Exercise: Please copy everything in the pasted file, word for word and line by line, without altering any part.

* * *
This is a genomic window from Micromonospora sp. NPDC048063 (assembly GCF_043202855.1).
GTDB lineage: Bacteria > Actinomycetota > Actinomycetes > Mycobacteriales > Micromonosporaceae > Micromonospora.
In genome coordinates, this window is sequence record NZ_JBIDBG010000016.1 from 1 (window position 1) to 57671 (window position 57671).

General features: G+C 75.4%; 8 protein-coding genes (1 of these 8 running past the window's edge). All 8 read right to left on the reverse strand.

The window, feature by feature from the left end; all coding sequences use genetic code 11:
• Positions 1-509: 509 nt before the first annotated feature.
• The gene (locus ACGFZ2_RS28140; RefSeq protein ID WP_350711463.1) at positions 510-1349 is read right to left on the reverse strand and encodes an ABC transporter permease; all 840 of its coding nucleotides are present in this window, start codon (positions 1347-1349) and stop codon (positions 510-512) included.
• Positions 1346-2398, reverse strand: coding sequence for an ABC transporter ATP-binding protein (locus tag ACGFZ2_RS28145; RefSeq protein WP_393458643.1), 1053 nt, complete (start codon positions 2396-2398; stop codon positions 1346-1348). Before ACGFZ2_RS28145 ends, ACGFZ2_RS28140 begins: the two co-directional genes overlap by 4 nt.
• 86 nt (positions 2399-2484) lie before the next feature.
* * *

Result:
This is a genomic window from Micromonospora sp. NPDC048063 (assembly GCF_043202855.1).
GTDB lineage: Bacteria > Actinomycetota > Actinomycetes > Mycobacteriales > Micromonosporaceae > Micromonospora.
In genome coordinates, this window is sequence record NZ_JBIDBG010000016.1 from 1 (window position 1) to 57671 (window position 57671).

General features: G+C 75.4%; 8 protein-coding genes (1 of these 8 running past the window's edge). All 8 read right to left on the reverse strand.

The window, feature by feature from the left end; all coding sequences use genetic code 11:
• Positions 1-509: 509 nt before the first annotated feature.
• The gene (locus ACGFZ2_RS28140; RefSeq protein ID WP_350711463.1) at positions 510-1349 is read right to left on the reverse strand and encodes an ABC transporter permease; all 840 of its coding nucleotides are present in this window, start codon (positions 1347-1349) and stop codon (positions 510-512) included.
• Positions 1346-2398, reverse strand: coding sequence for an ABC transporter ATP-binding protein (locus tag ACGFZ2_RS28145; RefSeq protein WP_393458643.1), 1053 nt, complete (start codon positions 2396-2398; stop codon positions 1346-1348). Before ACGFZ2_RS28145 ends, ACGFZ2_RS28140 begins: the two co-directional genes overlap by 4 nt.
• 86 nt (positions 2399-2484) lie before the next feature.